He blew me off several times! And dawdled his way to a recall! To say i was unimpressed is an understatement. We have ALOT of work to do. He will not run off when offlead, so he will not be kept to a long line ( as he just tangles himself and being a whippet- and a pathetic one at that!- he gets bruises and cuts all over himself) however he will be expected to check in more frequently.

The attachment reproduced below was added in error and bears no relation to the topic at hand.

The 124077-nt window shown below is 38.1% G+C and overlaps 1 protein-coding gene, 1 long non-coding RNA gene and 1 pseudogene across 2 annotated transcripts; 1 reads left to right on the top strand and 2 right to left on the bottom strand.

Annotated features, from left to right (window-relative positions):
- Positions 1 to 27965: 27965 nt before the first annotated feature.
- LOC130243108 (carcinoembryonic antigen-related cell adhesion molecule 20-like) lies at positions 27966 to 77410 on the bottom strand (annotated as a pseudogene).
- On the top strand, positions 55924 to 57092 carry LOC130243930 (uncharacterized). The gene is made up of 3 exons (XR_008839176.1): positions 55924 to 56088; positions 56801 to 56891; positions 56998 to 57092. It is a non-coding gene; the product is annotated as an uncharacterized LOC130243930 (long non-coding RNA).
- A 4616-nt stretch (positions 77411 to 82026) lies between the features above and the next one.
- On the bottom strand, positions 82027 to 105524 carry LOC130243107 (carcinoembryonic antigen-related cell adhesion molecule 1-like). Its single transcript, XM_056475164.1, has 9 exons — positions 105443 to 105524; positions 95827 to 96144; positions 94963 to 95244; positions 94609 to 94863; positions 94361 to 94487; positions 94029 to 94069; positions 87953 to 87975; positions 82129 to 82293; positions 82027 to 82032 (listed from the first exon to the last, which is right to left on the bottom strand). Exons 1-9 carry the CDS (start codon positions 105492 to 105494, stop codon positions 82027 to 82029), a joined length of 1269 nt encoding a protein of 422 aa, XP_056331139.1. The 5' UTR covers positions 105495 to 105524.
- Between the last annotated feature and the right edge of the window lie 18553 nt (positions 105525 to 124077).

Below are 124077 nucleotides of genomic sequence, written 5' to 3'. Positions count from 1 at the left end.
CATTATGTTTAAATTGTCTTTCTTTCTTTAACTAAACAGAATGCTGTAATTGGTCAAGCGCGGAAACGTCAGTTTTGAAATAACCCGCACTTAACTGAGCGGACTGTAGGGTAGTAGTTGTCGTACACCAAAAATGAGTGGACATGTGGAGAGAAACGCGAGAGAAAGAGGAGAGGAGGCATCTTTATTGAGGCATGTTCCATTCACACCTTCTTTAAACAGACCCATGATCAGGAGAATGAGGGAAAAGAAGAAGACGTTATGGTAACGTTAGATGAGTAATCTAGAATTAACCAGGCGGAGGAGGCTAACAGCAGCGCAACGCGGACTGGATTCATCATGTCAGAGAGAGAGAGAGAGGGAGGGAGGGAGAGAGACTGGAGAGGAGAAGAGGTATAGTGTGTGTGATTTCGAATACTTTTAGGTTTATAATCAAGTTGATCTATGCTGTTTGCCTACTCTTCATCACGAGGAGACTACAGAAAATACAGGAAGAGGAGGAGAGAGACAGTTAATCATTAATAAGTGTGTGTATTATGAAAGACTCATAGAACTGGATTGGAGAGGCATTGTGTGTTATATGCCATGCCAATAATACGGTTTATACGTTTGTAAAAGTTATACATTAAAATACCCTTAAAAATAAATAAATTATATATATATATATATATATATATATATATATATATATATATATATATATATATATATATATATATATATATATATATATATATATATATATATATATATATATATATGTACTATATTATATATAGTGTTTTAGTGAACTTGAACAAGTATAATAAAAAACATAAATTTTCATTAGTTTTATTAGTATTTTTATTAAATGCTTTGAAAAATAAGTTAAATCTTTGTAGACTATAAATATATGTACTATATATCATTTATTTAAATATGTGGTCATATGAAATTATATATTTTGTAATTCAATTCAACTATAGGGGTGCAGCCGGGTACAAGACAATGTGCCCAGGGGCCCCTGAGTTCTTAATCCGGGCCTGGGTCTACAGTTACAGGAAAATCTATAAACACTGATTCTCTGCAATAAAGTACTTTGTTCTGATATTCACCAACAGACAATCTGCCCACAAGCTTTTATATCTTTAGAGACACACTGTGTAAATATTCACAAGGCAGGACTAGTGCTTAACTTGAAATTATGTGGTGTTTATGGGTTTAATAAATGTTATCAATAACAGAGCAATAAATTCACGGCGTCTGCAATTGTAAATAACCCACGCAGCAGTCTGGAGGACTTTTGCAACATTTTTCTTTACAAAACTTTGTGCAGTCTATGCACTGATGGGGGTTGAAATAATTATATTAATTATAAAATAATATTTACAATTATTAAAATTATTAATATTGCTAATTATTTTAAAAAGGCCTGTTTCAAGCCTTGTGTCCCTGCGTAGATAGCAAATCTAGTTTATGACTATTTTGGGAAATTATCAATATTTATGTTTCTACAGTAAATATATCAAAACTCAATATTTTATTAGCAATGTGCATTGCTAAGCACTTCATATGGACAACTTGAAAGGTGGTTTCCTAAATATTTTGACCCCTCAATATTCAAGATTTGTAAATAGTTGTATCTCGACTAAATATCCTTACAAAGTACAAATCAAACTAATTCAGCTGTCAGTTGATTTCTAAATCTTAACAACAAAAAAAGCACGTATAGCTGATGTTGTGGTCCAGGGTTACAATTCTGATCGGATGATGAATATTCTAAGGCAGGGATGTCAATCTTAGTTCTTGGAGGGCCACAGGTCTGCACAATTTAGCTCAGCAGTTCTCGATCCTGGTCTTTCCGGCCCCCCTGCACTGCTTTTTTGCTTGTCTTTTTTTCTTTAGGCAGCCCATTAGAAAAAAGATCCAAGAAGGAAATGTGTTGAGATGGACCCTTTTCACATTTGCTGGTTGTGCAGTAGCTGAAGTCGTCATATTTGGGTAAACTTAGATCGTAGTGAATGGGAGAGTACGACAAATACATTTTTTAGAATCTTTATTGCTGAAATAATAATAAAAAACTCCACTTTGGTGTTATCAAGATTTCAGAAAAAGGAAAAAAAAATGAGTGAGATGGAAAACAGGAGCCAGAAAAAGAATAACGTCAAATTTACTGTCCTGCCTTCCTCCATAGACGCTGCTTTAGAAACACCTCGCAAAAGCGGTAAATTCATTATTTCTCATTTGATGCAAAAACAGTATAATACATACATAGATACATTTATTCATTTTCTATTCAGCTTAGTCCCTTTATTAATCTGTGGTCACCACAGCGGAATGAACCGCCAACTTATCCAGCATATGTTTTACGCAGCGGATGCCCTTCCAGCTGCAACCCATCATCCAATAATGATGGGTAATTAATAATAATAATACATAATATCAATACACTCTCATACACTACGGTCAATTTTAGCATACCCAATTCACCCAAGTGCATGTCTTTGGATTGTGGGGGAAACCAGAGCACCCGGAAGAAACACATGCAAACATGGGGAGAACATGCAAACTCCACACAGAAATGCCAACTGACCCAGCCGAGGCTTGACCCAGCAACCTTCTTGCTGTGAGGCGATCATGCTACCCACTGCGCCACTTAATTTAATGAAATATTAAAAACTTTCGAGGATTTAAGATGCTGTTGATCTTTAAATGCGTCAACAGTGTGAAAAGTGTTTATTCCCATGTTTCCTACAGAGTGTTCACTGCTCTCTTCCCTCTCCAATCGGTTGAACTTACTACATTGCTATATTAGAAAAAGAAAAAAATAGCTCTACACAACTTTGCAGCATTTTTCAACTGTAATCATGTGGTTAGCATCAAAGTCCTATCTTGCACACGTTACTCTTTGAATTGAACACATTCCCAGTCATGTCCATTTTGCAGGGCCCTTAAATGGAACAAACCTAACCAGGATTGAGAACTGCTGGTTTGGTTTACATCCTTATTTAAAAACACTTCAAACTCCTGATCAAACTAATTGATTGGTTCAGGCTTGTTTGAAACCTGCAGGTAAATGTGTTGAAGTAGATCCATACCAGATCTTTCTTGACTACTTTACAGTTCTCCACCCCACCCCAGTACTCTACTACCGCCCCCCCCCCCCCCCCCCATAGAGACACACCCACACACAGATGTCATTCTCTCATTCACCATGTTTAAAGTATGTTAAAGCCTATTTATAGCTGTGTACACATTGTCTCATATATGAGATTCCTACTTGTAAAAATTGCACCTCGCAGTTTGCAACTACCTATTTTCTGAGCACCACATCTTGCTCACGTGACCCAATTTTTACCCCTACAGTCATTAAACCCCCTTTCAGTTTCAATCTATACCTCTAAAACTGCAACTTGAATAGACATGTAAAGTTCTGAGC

So we have begun more work. When offlead i am not going in a straight line, forever zig zagging and changing direction. Think i will have to pull out the clicker again and mark him moving with me (we had phased out clicker for recall and attentiveness on walks). We throw treats into distance and go opposite way, sometimes throw them in the air. As well as this i will be using the famous green squeaky ball as part of his training as a reward for coming back. As well as this we will be using a higher variety of treats and building more motivation for training and toys… but thats an entirely different post!